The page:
The Seasons
Summer
June-August is Southern Baja's busiest and best surf season. Infrequent hurricane swells (called chubascos) can send perfect southeast swell up to the East Cape's nooks and crannies. (Of course the hurricanes can just as easily come ashore and blow everything all to hell, so it's important to monitor their progress on Hurricanetrak.) Meanwhile solid New Zealand and other Southern Hemi swells send waves to the East Cape, the Cabo area and the Pacific Coast, spreading out the madding crowds and offering everything from punchy beachbreak to perfect, silky pointbreaks. The weather is fricken hot and sticky -- often in the 100s on the East Cape and 90s elsewhere - and the water is warm on both coasts, though the Pacific is usually from 5 to 10 degrees colder than the East Cape due to upwelling and suchlike. It's a good idea to bring a springsuit.
Fall
September-November can be the best time to visit Southern Baja for a few reasons: the kids have gone back to school and the Christmas vacationers haven't yet invaded. South swells are still reasonably common, bringing slightly infrequent surf to the East Cape and Costa Azul, and west swells have started in earnest, causing pretty consistent surf on the Pacific coast. Water temps are starting to cool down, but are still way warmer than SoCal; bring a springsuit and a 3/2mm, just in case.
Winter
December-February tends to be the most popular time for tourists to visit the Tip. Prices go up, traffic can get bad, and the lineups can get crowded with novice and intermediate surfers as thousands of folks fly south to escape winter's icy grip on North America (lots of Canadians here, too). The East Cape is pretty much flat. Costa Azul isn't much better, but the Pacific Coast spots that are exposed to west swell can light up for days on end, with superclean conditions. Again, you may need anything from a springsuit to a 3/2mm fullsuit, depending on the year.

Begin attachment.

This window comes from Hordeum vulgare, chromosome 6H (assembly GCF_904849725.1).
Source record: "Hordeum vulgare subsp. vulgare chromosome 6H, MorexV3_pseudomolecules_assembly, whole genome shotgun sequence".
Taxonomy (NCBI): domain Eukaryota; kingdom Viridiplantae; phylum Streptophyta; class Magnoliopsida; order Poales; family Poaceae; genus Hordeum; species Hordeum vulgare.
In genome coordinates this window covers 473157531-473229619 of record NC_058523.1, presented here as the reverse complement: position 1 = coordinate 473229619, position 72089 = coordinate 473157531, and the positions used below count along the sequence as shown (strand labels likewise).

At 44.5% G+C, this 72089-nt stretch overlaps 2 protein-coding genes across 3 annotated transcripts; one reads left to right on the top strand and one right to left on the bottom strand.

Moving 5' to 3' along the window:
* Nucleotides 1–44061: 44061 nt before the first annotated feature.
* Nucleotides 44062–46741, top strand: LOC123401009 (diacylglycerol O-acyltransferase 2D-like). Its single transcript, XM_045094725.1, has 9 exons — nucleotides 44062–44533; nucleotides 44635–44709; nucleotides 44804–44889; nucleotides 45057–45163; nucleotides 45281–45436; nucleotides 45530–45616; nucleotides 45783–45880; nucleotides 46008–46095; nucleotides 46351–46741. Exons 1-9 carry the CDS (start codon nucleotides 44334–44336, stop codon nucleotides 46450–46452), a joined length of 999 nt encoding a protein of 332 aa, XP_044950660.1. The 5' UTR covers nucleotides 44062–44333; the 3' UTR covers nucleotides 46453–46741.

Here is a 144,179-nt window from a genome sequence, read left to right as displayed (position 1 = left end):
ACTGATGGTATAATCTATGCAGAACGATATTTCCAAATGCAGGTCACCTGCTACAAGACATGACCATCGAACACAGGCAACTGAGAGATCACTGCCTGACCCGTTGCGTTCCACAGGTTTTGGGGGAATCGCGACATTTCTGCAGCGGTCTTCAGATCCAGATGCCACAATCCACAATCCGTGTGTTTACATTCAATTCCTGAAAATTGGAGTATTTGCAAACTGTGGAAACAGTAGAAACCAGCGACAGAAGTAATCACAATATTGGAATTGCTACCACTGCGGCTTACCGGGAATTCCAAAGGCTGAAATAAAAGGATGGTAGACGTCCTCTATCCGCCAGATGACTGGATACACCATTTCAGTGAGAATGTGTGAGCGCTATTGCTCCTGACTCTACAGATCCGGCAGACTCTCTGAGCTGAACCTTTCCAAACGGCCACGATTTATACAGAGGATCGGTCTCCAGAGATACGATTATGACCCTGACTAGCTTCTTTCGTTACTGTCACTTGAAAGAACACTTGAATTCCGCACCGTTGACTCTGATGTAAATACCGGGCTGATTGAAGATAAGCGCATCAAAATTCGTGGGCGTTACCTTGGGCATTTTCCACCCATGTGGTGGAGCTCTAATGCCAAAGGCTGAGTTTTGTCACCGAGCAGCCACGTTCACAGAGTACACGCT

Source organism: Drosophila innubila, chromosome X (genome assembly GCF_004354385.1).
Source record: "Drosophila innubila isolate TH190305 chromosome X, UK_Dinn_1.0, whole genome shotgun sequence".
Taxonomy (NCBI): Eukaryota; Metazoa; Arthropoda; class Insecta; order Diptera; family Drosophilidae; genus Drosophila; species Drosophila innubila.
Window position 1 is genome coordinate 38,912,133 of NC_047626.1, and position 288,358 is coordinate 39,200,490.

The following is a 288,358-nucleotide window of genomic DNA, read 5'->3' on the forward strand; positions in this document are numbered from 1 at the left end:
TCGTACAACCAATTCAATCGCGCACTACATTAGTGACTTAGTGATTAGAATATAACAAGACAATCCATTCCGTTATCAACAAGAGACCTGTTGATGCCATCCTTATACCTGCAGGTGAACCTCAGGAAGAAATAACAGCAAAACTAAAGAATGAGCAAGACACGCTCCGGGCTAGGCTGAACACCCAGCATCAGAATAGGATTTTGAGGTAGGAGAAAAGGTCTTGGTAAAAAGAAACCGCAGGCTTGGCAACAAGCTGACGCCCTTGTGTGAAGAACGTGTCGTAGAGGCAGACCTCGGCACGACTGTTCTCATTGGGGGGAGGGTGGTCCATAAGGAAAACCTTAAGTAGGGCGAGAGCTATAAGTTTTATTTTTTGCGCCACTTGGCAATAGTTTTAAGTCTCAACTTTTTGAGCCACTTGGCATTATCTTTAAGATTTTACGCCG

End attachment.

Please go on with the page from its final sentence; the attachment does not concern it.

Spring
March-May, like anywhere in the Northern Hemisphere, is a transition time. Keep in mind, though, according to Surfline's detailed records, May is actually the most consistent month for south swells, so it could be a good transition. Winds can be bad during this time, though, as the howling springtime northwesterlies on the Pacific side blow right into the northeasterlies on the East Cape. But the swells are reasonably frequent and the crowds are nowhere near what they are during the summer or winter school holiday season, so springtime is actually a good time to plan a visit.
Directions
Most folks fly right into San Jose Del Cabo's international airport, located just outside town. Car rental agencies are right in the terminal, though it's often cheaper to organize before arriving. If you plan on spending time on the East Cape, keep in mind many car rental agencies won't insure you for that road in regular cars (it's pretty pockmarked and dusty), so you may need a 4WD. You can pick up a free map from the rental car desk, but if you're going to do some exploring, it's a good idea to get a better one either from home or from a bookstore in either San Jose Del Cabo or Cabo San Lucas. Make sure to inspect the car before you leave the lot to prevent getting charged for dings and whatnot that were already there.

Those with more time, better trucks and a deep love of the desert actually make the 1000-mile drive down the Trans-Peninsular Highway, arriving in the bright lights of Cabo almost like gold-miners - dirty, wide-eyed and very thirsty. If you want to make the drive, make sure your truck is in perfect working order and that you have everything you need to survive for days out in the desert. AAA has a good guidebook and map for this stuff.

Mexican Insurance is strongly recommended, as if you're involved in an accident -- even if it's not your fault -- you may have to go to jail if you can't present valid insurance. And Mexican jails -- like most jails, really -- aren't a place you want to spend a surf trip. There are a bunch of places right before going over the border, and they're all pretty much the same. If you're going to go down a few times per year, Adventure Mexican and Baja Bound have really good rates and can be purchased online.

A Note From Sean Collins: Renting a car at the airport can be an interesting experience and be prepared to negotiate between the various companies for the best rate. Always be sure to check that you have a jack and a spare tire in the rental car because they are often missing.
Reading
The Baja Book IV by Ginger Potter
Lonely Planet Mexico
The Surf Report Vol. 19 number 7
The Surfer's Guide to Baja by Mike Parise
AllAboutCabo.com
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joeb posted this Thursday